Playwrights are irresistibly drawn, time and again, to the subject of the theater itself.
It’s hard to blame them. All those outsize personalities, all those rivalries and romances, all those swollen egos and petty jealousies, not to mention the drama inherent in the struggle to get a play from the page to the stage: It adds up to plenty of juicy material.
George Brant’s contribution to the genre is “Into the Breeches!,” a slight but engaging backstage comedy set in Boston in 1942. Nimbly directed by Bryn Boice, it’s at the BCA’s Plaza Theatre in a production by Hub Theatre Company of Boston.
Brant’s affection for his characters is palpable, and he succumbs to the gravitational pull of sentimentality a bit too often, as if emulating the plays and movies of the World War II era. Larry David might say there’s too much hugging.
And that exclamation point in the title promises a level of uproarious, “Noises Off”-style farce that never quite materializes, except for one bit — which I will not spoil by describing — that just might be the most memorable sight gag of the year.
In any case, “Into the Breeches!” ultimately wins you over as it brings us inside a fictional Boston theater, the Oberon Play House, during a moment of crisis.
With most of the company’s male actors as well as its artistic director serving overseas, the theater faces the grim prospect of a canceled season. Then Maggie (Lauren Elias) — whose husband is the artistic director — has a brainstorm: Why not present an all-female production of both parts of “Henry IV” as well as “Henry V,” directed by her?
As evidenced by the recent revivals of “1776″ and “Company,” among many others, gender-swapping roles is routine today. But in 1942? Not so much. Ellsworth (Steve Auger), the staunchly conservative president of the Oberon Play House board, takes an over-my-dead-body position — right up to the point when Maggie offers a role to his sweet-natured, seemingly (emphasis on seemingly) spacey wife, Winifred (the very funny June Kfoury).
But Maggie’s casting challenges are far from over.
“Into the Breeches!’’ could not be more different from Brant’s “Grounded,” a solo drama (presented at Central Square Theater in 2015, starring Celeste Oliva) about a hard-edged fighter pilot who is reassigned to work as a military drone operator, suffering a heavy psychological toll as she deals out remote-control death. Brant’s “The Prince of Providence,” a rollicking portrait of notorious Providence Mayor Buddy Cianci, was staged by Trinity Repertory Company in 2019, when I wrote that it was “as quick-witted, sharp-edged, unpredictable, unstoppable, unsettling, and generally complicated as Cianci himself.”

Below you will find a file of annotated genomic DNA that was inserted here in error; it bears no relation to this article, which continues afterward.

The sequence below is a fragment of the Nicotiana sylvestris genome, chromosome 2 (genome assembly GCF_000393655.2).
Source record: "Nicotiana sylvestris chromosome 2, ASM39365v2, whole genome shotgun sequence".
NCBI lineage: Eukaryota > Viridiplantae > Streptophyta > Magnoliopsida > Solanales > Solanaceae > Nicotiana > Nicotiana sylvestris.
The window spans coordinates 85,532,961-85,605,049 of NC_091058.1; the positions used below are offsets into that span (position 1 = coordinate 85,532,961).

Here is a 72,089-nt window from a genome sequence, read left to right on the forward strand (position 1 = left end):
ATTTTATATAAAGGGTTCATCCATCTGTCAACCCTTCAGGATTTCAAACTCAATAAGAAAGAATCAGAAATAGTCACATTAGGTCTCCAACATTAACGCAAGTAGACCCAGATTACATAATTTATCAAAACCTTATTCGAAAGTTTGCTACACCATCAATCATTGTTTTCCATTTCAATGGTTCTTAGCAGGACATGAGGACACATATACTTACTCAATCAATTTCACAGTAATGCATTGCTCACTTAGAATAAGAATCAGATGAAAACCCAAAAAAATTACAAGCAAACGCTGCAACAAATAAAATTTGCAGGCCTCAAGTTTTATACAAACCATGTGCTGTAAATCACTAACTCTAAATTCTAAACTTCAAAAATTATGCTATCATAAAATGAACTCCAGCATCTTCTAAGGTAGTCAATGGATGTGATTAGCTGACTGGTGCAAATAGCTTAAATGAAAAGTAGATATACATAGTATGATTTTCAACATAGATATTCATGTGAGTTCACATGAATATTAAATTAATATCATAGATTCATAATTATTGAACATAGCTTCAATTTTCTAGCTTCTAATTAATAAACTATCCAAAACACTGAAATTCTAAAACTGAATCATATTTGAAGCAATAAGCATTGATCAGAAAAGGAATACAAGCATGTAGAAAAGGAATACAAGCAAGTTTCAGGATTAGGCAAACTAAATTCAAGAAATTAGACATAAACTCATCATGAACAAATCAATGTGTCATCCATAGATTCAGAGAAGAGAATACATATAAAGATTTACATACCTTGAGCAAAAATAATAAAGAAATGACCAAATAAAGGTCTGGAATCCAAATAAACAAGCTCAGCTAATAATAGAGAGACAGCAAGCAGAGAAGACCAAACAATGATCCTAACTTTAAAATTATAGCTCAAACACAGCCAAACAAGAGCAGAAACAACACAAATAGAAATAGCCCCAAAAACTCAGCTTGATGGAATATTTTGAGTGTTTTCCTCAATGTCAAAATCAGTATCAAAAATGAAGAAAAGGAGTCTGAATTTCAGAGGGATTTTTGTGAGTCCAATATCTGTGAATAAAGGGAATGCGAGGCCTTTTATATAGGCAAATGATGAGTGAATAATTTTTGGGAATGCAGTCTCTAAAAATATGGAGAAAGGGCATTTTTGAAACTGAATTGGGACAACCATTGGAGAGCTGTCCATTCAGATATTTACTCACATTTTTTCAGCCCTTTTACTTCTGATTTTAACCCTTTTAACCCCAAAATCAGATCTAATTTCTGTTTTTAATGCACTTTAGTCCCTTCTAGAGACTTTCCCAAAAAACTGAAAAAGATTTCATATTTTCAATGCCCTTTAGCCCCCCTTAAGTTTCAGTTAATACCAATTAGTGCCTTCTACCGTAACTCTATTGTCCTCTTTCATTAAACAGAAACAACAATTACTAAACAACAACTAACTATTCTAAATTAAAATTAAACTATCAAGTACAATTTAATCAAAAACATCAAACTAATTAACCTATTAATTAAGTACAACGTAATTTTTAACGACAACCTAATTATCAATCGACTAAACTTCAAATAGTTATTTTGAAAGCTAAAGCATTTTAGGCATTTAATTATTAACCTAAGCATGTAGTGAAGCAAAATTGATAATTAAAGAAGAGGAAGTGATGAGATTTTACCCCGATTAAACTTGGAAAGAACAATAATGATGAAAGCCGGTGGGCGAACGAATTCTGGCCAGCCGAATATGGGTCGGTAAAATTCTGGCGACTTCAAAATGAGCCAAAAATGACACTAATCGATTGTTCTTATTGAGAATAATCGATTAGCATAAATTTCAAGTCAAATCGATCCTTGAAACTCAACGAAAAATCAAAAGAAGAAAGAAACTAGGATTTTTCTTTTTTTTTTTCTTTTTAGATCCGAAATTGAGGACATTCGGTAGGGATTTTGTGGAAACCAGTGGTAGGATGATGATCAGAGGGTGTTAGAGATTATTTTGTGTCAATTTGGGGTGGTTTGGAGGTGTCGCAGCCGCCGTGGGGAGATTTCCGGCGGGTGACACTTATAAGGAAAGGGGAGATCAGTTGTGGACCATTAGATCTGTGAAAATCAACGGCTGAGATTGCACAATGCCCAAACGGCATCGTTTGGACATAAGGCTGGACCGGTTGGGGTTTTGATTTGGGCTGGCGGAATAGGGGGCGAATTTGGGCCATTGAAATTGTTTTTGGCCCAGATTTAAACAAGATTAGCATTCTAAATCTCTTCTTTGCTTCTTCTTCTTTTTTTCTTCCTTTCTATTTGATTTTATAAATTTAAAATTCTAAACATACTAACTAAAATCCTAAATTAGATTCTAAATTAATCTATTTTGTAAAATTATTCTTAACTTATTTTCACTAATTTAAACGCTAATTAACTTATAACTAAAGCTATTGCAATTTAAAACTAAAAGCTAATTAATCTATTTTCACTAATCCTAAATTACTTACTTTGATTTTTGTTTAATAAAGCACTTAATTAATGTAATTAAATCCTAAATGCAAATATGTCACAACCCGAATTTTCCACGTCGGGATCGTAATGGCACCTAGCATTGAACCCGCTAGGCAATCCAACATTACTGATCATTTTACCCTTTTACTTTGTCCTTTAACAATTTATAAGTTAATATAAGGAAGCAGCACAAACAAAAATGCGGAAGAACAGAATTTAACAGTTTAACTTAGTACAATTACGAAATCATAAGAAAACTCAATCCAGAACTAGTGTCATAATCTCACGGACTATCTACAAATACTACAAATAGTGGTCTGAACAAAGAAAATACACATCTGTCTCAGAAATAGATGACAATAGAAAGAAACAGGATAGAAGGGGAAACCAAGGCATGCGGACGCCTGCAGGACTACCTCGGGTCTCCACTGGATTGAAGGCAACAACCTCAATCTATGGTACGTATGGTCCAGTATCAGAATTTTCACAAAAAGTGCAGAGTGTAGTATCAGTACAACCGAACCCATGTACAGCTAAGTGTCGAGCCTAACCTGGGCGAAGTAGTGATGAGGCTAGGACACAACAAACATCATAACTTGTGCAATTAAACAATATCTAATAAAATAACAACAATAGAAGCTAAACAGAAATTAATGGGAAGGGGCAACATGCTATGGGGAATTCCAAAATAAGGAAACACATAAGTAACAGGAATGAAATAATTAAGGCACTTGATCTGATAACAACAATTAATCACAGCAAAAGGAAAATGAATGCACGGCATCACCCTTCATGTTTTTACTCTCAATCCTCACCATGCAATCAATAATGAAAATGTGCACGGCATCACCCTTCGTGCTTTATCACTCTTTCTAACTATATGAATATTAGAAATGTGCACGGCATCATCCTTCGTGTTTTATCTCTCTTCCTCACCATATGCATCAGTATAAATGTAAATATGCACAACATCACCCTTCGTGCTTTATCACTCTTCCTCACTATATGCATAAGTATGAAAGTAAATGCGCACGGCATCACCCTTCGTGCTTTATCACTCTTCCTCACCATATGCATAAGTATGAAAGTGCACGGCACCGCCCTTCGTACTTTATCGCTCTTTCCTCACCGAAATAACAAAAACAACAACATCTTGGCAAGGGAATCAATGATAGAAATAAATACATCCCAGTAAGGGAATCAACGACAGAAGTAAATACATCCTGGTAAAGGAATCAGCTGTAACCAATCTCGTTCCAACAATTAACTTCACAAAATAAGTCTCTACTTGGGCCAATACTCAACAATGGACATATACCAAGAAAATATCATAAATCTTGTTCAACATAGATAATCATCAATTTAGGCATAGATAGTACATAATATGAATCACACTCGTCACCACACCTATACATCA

“Into the Breeches!” is not in their league — I doubt it was intended to be — but it does illustrate that theater, too, is rife with complication and unpredictability. As for unstoppable, well, in this case that depends on Maggie. Elias does a nice job throughout at conveying both the fraying of Maggie’s nerves and the novice director’s determination to pull off the production; one of the play’s main themes has to do with whether Maggie can fully come into her own.
First, though, she has to deal with the company’s imperious leading lady, Celeste (Kathleen Pickett), so vain she thinks she can still play Juliet, even though she’s in her 50s. Celeste sees the absence of the company’s men as a chance to further burnish her already lofty reputation. (June, the youngest member of the company, played by Lily Ayotte, is utterly star-struck when she meets Celeste.)
So Celeste becomes very unhappy when Maggie decides that she will not play young Hal (later Henry V) but rather his father, Henry IV, and that unproven newcomer Grace (Jessica Golden) will get to play Henry V instead. Pickett is terrific as Celeste, portraying her as a cross between Harriet Harris in her “Frasier” mode, Bette Davis in her “All About Eve” mode, and Tallulah Bankhead in her everyday mode. The action Celeste takes in response to her demotion is as dramatic as you’d expect it to be.
For others, though, opportunity is knocking and barriers are being knocked down.
Ida (Nettie Chickering), a gifted costume designer and the only Black member of the company, seizes the chance to move from an offstage role to an onstage one. Her portrayal of Hotspur will make her the first Black performer to appear at the Oberon Play House. Still shouldering her usual job as well, Ida hits upon a way to “bring the war home” via unexpected costumes.
Also seeking a moment in the limelight is Stuart (Robert Orzalli), the Oberon’s stage manager. Stuart, who is harboring a secret about his identity that could have been a career-ender in 1942, has an idea for how he could play Mistress Quickly while still preserving the “all-female” construct, after a fashion.
Within the general light-heartedness of “Into the Breeches!,” playwright Brant wants us to think about questions of intolerance, injustice, and gender disparity — questions that are far from resolved even today.
It turns out that none of the women who have acted at the Oberon Play House — including Celeste — have ever been paid. That’s one of the many things the new cast sets out to change.
INTO THE BREECHES!
Play by George Brant. Directed by Bryn Boice. Presented by Hub Theatre Company of Boston. At Plaza Theatre, Boston Center for the Arts. Through Nov. 20. Tickets are “pay what you can.” www.hubtheatreboston.org